By day Jonas works hard to explore his lonely situation. The bulk of his story is taken up with descriptions of his thoughts and behaviour. He looks around the silent city, he adopts an Alfa Romeo, he redesigns his flat. In this sense, the book is workmanlike realism, written in the third person as if there is indeed someone else in the world who knows more. We're with Jonas as he awaits change, seeing signs in every minor scene, every leaf blowing across a path. But nobody answers his phone calls, nobody responds to the notes he leaves all over Vienna, and he sees nothing in the video recordings set up across the city. We are not rescued by a twist in the tale. Glavinic maintains the reader's fascination because the relentless lack of revelation infects every new situation with ominous promise. After 150 pages, with tension and exhaustion becoming indistinguishable, and with over 200 pages still to go, I feared he would lose nerve and introduce a grand explanation. There was no need, the original title is revelatory enough: what happens happens in the dark.

What happens first is that Jonas discovers not the apocalypse but singular existence, distance from the world. On the first page, making breakfast, the bread-knife slips:
He'd cut himself to the bone, but he didn't appear to have damaged a tendon. It didn't hurt, either.
He holds his hand under the cold tap and inspects the cut.
No one, himself included, had ever seen what he could see. He'd lived with this finger for thirty-five years without ever knowing what it looked like inside.
The unique presence of the inside of his finger and the unique experience of witnessing such unique presence heralds many other moments like this. In effect, his entire existence becomes a round of unique moments. By coincidence or not (and it makes no difference) indeterminate epiphanies like those experienced by Jonas also appear on the opening page of My Year in the No-Man's Bay by Glavinic's illustrious elder compatriot Peter Handke. The novel lists extreme experiences which seem to signal both something and nothing at all including, as it happens, the accidental cutting of a finger to the bone. The narrator also rinses it under a stream of cold water: "Part of me was numb" the narrator says. "The other part carried on with the day as though nothing were amiss". They prompt him to become, or try to become, a passive observer and, in his work as a writer, to present the world as it is; bone white. To write, what's more, against what until then had been a self-contained universe, itself a kind of death; a world without others. The work of the outside - something working through him - proved fruitful to his life as nothing else had:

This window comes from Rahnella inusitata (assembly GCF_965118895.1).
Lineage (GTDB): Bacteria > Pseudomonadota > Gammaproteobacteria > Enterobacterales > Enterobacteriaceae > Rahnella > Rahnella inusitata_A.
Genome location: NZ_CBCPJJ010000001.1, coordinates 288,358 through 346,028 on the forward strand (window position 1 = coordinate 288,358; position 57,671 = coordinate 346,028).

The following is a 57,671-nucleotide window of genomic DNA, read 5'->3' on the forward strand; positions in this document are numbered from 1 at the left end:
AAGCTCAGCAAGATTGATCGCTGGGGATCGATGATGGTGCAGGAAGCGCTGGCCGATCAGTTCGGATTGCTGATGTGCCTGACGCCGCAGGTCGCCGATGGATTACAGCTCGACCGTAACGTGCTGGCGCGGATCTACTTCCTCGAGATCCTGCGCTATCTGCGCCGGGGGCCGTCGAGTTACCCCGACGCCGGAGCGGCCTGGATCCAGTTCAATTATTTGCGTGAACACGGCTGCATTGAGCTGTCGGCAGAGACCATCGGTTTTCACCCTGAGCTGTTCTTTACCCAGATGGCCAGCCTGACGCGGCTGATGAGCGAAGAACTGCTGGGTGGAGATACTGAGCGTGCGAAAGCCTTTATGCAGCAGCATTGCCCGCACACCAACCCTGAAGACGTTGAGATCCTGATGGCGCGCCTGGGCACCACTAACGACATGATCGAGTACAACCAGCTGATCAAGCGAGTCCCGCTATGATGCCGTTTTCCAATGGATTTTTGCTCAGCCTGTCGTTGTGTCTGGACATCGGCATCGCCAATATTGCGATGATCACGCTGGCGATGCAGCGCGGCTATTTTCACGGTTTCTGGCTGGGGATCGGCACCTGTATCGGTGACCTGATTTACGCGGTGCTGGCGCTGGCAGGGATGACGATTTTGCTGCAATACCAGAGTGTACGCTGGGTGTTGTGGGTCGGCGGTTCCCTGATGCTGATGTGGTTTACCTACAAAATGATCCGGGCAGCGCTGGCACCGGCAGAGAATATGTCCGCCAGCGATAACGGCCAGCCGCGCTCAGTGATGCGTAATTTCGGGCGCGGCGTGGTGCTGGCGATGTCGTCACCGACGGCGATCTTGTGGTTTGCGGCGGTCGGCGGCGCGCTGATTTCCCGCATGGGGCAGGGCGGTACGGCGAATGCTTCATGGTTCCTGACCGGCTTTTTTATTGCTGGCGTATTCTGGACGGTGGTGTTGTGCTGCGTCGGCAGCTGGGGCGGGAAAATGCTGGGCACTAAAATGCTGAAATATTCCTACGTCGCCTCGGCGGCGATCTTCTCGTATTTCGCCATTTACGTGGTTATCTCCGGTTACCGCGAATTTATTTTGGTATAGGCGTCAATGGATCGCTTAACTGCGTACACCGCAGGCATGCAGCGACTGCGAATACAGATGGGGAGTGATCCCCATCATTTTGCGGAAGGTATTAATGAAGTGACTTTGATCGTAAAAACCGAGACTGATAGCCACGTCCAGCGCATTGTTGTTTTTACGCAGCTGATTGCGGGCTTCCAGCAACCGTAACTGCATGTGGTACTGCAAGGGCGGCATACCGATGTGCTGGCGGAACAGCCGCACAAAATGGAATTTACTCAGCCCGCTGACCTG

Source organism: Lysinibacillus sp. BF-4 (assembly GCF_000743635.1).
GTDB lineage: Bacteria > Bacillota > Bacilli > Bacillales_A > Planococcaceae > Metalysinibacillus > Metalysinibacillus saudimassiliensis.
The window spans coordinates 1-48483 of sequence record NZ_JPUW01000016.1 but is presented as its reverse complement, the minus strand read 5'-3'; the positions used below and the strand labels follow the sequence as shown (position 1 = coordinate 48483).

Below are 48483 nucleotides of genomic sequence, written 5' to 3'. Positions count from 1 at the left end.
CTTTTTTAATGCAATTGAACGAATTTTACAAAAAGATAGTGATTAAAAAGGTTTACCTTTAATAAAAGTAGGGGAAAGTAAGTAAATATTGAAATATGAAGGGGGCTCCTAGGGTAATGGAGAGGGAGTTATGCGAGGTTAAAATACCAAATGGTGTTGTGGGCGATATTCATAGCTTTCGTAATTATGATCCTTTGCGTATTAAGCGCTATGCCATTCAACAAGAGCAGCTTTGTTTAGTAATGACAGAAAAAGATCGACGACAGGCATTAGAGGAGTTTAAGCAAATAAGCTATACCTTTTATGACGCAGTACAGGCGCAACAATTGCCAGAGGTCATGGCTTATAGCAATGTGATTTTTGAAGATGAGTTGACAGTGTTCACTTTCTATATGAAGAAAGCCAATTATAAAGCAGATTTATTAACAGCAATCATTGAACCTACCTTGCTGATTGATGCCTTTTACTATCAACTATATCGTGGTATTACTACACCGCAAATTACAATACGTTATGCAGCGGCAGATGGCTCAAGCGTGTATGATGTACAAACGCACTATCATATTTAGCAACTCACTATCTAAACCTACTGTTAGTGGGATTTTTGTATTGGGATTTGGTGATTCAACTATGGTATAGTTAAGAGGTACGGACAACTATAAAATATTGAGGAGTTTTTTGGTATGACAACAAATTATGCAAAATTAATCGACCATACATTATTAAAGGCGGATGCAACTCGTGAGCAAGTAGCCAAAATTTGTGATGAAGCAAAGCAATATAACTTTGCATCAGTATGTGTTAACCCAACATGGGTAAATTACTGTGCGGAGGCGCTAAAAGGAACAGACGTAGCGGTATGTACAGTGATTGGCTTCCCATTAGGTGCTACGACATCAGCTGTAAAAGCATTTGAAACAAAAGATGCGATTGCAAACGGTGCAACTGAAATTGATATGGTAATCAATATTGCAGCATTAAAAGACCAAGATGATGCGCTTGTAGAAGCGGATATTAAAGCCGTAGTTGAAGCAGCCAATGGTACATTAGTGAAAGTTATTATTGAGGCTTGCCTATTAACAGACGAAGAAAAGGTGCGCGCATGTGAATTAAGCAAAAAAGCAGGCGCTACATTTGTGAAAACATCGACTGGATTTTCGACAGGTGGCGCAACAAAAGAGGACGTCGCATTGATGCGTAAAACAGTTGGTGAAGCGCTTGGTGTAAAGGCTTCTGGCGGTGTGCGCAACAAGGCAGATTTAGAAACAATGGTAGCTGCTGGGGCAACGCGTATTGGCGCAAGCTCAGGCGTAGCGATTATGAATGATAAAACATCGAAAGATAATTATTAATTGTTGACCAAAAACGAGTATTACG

For me, nothing can sweep that fruitfulness from the world. From it I know what it is to exist
For Jonas, the experience is similar except that he wants to return to the community of friends and family without losing his new found land of the self. It means he must be there to witness it all. But how can the world and his witnessing coincide? There's a clue in the novel's epigram from Kundera's Immortality expressing the belief that there is no happiness in living. "But being, being is happiness. Being: transforming oneself into a fountain into which the universe falls like warm rain." Jonas' adventures can be seen as a rage to become that fountain, a channel through which all the world can flow.